Disclaimer: I do not pretend to know the answer to this. My own experience—somewhat long, is littered with failures and, some successes. But, there may be some lessons for me–at least, although admittedly, I do not always learn.
Since very early I have personally and/or professionally “played” with ideas, trying to bring them to reality. I know many of you identify with this!
I am talking as a kid, playing with rocket-projects, hunting tools, model airplanes and such. Although I give most of the credit to my older brother, whom—naturally, I followed…
Since then, with hobbies, but mostly as a professional, there has been many Ideas or innovations introduced with various projects—individually or as a group; at management level or as a lowly employee, or as a contractor or businessman. And like said, with many failures.
Starting as a kid, when I burned my hand preparing rocker powder—at a time when everything had to be done from scratch! Also, later on with many business-related proposals—most with no traction and few successes. This trend continues up to today.
Most areas of innovation— my case were related mostly to Information Technology included new development and much re-engineering with an emphasis on legacy applications.
Many projects were localized in small business units, many affected multiple units; some simple and some not so simple. Of course, the more involved—up the hierarchy, the more convincing of others must be done. Unless you are “up there,” where you have more authority but this is not always the case.
Even though convincing others is needed at all levels; sometimes you just have to go for it. As Steve Jobs gives the reason for this as quoted:
”A lot of times, people don’t know what they want until you show it to them”
Most of the times, when I had the authority to do innovation or plain changes, success were seen. When I did not have the authority and had to have consensus or approval, it was an uphill battle. And continues to be.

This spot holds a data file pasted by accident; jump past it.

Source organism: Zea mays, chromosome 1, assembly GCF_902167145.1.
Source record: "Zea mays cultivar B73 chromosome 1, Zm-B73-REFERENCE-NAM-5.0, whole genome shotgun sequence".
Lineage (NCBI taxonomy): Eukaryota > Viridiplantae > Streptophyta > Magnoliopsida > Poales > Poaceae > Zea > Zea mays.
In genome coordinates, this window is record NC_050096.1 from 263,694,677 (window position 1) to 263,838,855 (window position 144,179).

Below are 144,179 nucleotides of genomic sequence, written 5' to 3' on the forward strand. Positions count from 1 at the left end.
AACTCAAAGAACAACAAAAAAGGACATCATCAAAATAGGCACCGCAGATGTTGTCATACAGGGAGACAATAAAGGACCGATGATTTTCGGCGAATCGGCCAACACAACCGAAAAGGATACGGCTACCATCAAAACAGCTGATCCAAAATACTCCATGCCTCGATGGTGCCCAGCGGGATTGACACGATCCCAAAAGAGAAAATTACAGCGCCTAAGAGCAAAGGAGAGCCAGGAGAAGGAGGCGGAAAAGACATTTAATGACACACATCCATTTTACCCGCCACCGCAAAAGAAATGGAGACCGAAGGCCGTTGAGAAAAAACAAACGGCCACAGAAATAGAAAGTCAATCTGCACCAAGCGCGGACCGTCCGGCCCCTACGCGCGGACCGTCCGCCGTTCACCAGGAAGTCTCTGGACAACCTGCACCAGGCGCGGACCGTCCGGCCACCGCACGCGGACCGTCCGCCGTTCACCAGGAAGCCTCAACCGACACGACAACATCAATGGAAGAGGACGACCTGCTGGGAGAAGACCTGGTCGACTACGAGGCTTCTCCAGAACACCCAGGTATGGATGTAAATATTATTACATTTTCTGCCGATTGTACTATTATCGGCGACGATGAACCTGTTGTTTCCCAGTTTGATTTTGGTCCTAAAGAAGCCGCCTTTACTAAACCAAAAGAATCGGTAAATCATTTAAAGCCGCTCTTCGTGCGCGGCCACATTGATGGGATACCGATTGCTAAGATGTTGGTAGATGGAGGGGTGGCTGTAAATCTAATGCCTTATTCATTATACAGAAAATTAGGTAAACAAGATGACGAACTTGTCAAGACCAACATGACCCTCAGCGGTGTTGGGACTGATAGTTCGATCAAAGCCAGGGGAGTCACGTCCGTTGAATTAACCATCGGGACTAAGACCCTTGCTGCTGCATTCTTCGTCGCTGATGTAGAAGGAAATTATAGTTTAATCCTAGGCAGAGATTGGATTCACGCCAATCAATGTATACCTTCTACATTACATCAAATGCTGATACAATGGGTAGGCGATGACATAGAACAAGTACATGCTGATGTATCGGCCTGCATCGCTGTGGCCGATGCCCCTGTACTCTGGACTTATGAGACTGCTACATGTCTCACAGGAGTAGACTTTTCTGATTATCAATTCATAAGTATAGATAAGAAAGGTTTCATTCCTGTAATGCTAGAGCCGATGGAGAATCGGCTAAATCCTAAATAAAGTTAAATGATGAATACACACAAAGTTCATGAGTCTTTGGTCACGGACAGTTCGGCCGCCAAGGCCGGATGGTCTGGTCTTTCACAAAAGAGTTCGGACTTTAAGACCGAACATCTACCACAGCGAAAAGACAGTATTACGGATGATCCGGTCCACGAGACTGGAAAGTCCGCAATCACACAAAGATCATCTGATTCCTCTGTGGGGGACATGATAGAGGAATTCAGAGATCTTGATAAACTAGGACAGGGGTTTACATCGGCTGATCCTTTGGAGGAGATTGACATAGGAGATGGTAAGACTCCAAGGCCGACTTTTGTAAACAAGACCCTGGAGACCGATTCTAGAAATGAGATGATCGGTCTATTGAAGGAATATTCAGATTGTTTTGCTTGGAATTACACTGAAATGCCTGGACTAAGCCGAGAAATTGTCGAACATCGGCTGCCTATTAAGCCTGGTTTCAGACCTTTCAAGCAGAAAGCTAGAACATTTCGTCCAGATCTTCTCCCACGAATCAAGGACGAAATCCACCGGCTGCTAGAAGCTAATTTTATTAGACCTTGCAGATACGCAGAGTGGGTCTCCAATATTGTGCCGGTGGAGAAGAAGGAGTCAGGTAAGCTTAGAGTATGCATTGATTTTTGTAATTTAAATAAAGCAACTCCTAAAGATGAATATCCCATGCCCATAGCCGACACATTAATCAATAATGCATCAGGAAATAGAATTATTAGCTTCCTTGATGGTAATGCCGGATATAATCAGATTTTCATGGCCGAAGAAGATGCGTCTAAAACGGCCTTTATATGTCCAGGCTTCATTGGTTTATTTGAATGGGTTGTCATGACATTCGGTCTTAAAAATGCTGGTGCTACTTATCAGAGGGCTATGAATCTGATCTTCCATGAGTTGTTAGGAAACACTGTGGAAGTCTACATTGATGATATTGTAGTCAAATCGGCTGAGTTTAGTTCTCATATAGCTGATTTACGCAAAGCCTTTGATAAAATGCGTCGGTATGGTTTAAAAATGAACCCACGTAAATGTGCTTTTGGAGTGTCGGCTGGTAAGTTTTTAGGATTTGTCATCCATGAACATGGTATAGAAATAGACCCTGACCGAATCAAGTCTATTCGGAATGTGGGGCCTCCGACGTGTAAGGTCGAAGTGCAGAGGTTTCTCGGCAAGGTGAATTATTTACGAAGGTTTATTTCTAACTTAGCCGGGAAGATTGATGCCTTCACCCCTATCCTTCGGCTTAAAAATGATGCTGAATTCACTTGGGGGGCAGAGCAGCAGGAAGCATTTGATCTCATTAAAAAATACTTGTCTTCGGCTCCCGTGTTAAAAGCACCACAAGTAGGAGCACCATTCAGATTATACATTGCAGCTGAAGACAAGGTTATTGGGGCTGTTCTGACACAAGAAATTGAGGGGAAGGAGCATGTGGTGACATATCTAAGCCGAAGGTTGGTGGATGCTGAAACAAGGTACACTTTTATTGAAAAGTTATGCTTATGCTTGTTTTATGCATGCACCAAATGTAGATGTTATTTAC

Nevertheless, NEVER stop innovating and experimenting, especially on your own time if nothing else. And for those hard sells, prepare your Case, document it, get hard numbers (sometimes impossible), promote to whoever listens and work within the Project Management framework.
Every case is, of course, different but the general advice is that if you have the power, just do them. If not, work for them—get prepared.
Most of us tend to be skeptical of others and sometimes of ourselves. As mentioned in many articles, including my own: “To Innovate or Not?”. Innovation and its implementation are not easy. Excuses are bountiful as graphically depicted in “50 Reasons Not to Change”
As part of the preparation efforts, you must anticipate objections, as cleverly explained by Kotter and Whitehead in his book “Buy-In.” Here, he divides objections into four groups: Confusion, Fear Mongering, Death by Delay, and Ridicule and Character assassination. And then details the strategy to follow with the twenty-four most common attacks the proper responses. Check it out!
Innovation is a worthwhile and necessary effort. When you do right someone, somewhere will appreciate. A loss for the closed minded! And for the company that empowers them.
So, is getting the Yes necessary? No. If you have certain control. Is fighting the No worthwhile? Yes. Never give up! Is there always a Buy-In? Yes, if it is you. Keep at it!
1: Calling all change agents, By Helen Bevan Slideshare.net
2: “Buy In” John P. Kotter and Lorne A. Whitehead, Harvard Business Review Press.2010.
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Jose Floren, PMI, CSM, is Sr. Developer, Applications at Masterbrand Cabinets, Inc. He has 25 years of comprehensive IT experience, contributing to solutions in support of a variety of industries and commercial applications, including ERP’s in manufacturing. Jose has managed and worked with IT teams and projects, performing systems analysis and design, and development and programming in a variety of architectures. You can contact Jose here.